Synopses & Reviews
The rise and fall of the Duluth, South Shore and Atlantic Railway from 1887 to its merger with the Soo Line in 1961 is the subject of this thoroughly researched book. The DSS&A was organized in the hope that it would become a transcontinental link between the Canadian Pacific at the Sault and the Northern Pacific at Duluth, with the major route taking passengers from the Twin Ports of Duluth-Superior through Northern Wisconsin and the Upper Peninsula of Michigan to St. Ignace. The line was forced to merge because of competition from more efficient lake vessels on Lake Superior, which could carry goods of lower value at much better rates than the DSS&A.
John Gaertner's account draws on a wide array of sources, such as the Soo Line records at the Minnesota Historical Society in St. Paul, the Michigan State Archives at Lansing, the Burton Historical Collection in Detroit, and local newspaper accounts. A compelling read for history buffs and railroad enthusiasts alike.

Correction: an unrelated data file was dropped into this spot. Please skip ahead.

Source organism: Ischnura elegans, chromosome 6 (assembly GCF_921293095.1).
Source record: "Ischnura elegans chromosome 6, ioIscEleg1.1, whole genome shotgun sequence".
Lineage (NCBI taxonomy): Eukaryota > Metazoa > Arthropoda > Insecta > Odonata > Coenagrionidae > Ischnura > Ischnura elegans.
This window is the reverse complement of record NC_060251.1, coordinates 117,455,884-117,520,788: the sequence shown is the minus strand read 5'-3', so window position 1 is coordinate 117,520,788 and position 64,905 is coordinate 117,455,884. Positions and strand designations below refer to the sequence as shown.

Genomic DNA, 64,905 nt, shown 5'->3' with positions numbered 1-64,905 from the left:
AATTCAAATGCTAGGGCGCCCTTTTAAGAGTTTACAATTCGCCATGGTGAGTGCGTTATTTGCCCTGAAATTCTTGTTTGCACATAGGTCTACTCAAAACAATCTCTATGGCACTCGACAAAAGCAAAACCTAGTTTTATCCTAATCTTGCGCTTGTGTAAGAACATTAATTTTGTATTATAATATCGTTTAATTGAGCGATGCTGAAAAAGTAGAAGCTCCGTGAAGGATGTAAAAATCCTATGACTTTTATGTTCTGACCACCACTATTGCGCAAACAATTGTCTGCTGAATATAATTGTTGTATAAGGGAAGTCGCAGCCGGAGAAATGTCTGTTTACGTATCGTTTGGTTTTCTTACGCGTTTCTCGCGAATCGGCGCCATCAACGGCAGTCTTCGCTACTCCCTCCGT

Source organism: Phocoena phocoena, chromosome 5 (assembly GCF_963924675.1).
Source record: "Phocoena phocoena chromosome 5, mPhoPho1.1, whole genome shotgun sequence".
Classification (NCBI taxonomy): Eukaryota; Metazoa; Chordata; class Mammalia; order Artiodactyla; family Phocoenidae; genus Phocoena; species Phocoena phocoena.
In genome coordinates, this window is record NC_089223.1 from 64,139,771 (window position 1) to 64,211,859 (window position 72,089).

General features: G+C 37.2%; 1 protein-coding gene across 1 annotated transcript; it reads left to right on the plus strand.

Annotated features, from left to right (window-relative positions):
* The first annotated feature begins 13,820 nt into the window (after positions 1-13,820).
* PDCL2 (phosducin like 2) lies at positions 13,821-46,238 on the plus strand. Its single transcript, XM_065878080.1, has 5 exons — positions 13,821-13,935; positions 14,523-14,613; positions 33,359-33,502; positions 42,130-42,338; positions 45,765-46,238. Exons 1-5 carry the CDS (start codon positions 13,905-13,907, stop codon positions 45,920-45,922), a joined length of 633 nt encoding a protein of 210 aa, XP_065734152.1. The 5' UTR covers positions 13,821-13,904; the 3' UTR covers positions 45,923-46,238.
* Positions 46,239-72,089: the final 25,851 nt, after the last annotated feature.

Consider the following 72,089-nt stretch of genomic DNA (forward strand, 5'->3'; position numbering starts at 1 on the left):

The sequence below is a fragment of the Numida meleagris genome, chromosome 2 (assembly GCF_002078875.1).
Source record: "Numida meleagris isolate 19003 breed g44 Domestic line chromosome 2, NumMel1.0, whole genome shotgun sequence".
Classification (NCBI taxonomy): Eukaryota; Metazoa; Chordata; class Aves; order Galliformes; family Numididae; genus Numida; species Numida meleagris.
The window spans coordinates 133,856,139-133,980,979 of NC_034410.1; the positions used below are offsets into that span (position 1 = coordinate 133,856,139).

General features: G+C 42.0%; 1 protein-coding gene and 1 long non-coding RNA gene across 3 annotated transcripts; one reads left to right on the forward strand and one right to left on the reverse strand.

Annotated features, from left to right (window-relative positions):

"Just the right length to be both a reference book for a historian, and a book read by someone who would have a general interest in railroad history." --James A. Welton, retired Soo Line Director of Labor Relations
"Anyone with an interest in the iron ore roads or the Soo Line in particular will want this book." --Railfan and Railroad Indiana University Press Indiana University Press
"This excellent presentation is a must read for any Michigan railway enthusiast." --Michigan Railfan, March - April, 2009 Indiana University Press
"This is a solid job of scholarship and makes a number of important contributions to the field of railroad history." --Craig Sanders, author of Amtrak in the Heartland
First illustrated full-length history of the DSS&A
About the Author
John Gaertner is a native of St. Paul, Minnesota. He is author of The North Bank Road, a history of the Spokane, Portland and Seattle Railway. He lives in Minneapolis, Minnesota.
Table of Contents
1. Strap and T Rails to the Iron Mountains
2. Irresolvable Conflicts Create the Marquette, Houghton and Ontonagon
3. The Mackinac Road
4. Formation of the Duluth, South Shore and Atlantic--Canadian Pacific Seizes Power
5. The Zenith City Short Line
6. The Mineral Range and L'Anse Bay Railroad
7. An Independent Entrance to Superior
8. The South Range Line
9. Bridge Route Revisited
10. World War I--Soo Line Control Follows Federal Control
11. Drastic Cuts--Bankruptcy
13. Promoting the Family--The End of the South Shore